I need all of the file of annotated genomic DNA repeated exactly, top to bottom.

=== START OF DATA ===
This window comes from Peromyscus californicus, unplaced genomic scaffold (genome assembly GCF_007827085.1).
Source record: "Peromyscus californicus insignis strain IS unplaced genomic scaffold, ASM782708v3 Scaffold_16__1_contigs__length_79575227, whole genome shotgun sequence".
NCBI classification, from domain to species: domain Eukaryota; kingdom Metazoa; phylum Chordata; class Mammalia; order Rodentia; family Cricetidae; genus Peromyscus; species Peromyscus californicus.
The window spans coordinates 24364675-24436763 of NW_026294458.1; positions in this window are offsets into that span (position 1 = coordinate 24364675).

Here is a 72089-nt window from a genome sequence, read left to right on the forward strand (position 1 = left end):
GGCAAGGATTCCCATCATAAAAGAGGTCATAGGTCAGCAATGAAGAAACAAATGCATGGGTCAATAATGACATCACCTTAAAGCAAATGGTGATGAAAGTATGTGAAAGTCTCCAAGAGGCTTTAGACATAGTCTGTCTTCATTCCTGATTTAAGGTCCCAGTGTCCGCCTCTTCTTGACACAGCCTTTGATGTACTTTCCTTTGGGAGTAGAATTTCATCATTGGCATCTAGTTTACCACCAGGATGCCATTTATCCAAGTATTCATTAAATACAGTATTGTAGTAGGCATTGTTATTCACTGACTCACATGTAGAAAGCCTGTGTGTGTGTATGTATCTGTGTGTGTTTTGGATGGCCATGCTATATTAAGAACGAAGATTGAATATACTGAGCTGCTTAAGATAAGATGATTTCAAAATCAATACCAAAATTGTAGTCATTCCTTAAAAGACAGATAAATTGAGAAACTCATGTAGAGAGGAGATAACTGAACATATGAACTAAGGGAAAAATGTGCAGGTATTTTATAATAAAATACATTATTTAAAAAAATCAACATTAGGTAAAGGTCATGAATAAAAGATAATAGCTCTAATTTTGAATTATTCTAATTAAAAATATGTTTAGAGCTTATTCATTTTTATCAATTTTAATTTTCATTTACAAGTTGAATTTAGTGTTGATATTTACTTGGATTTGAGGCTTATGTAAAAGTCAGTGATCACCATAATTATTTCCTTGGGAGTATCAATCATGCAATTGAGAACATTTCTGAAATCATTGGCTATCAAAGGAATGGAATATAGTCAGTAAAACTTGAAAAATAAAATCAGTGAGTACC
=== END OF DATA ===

This window comes from Peromyscus californicus, unplaced genomic scaffold (genome assembly GCF_007827085.1).
Source record: "Peromyscus californicus insignis strain IS unplaced genomic scaffold, ASM782708v3 Scaffold_16__1_contigs__length_79575227, whole genome shotgun sequence".
NCBI classification, from domain to species: domain Eukaryota; kingdom Metazoa; phylum Chordata; class Mammalia; order Rodentia; family Cricetidae; genus Peromyscus; species Peromyscus californicus.
The window spans coordinates 24364675-24436763 of NW_026294458.1; positions in this window are offsets into that span (position 1 = coordinate 24364675).

Here is a 72089-nt window from a genome sequence, read left to right on the forward strand (position 1 = left end):
GGCAAGGATTCCCATCATAAAAGAGGTCATAGGTCAGCAATGAAGAAACAAATGCATGGGTCAATAATGACATCACCTTAAAGCAAATGGTGATGAAAGTATGTGAAAGTCTCCAAGAGGCTTTAGACATAGTCTGTCTTCATTCCTGATTTAAGGTCCCAGTGTCCGCCTCTTCTTGACACAGCCTTTGATGTACTTTCCTTTGGGAGTAGAATTTCATCATTGGCATCTAGTTTACCACCAGGATGCCATTTATCCAAGTATTCATTAAATACAGTATTGTAGTAGGCATTGTTATTCACTGACTCACATGTAGAAAGCCTGTGTGTGTGTATGTATCTGTGTGTGTTTTGGATGGCCATGCTATATTAAGAACGAAGATTGAATATACTGAGCTGCTTAAGATAAGATGATTTCAAAATCAATACCAAAATTGTAGTCATTCCTTAAAAGACAGATAAATTGAGAAACTCATGTAGAGAGGAGATAACTGAACATATGAACTAAGGGAAAAATGTGCAGGTATTTTATAATAAAATACATTATTTAAAAAAATCAACATTAGGTAAAGGTCATGAATAAAAGATAATAGCTCTAATTTTGAATTATTCTAATTAAAAATATGTTTAGAGCTTATTCATTTTTATCAATTTTAATTTTCATTTACAAGTTGAATTTAGTGTTGATATTTACTTGGATTTGAGGCTTATGTAAAAGTCAGTGATCACCATAATTATTTCCTTGGGAGTATCAATCATGCAATTGAGAACATTTCTGAAATCATTGGCTATCAAAGGAATGGAATATAGTCAGTAAAACTTGAAAAATAAAATCAGTGAGTACC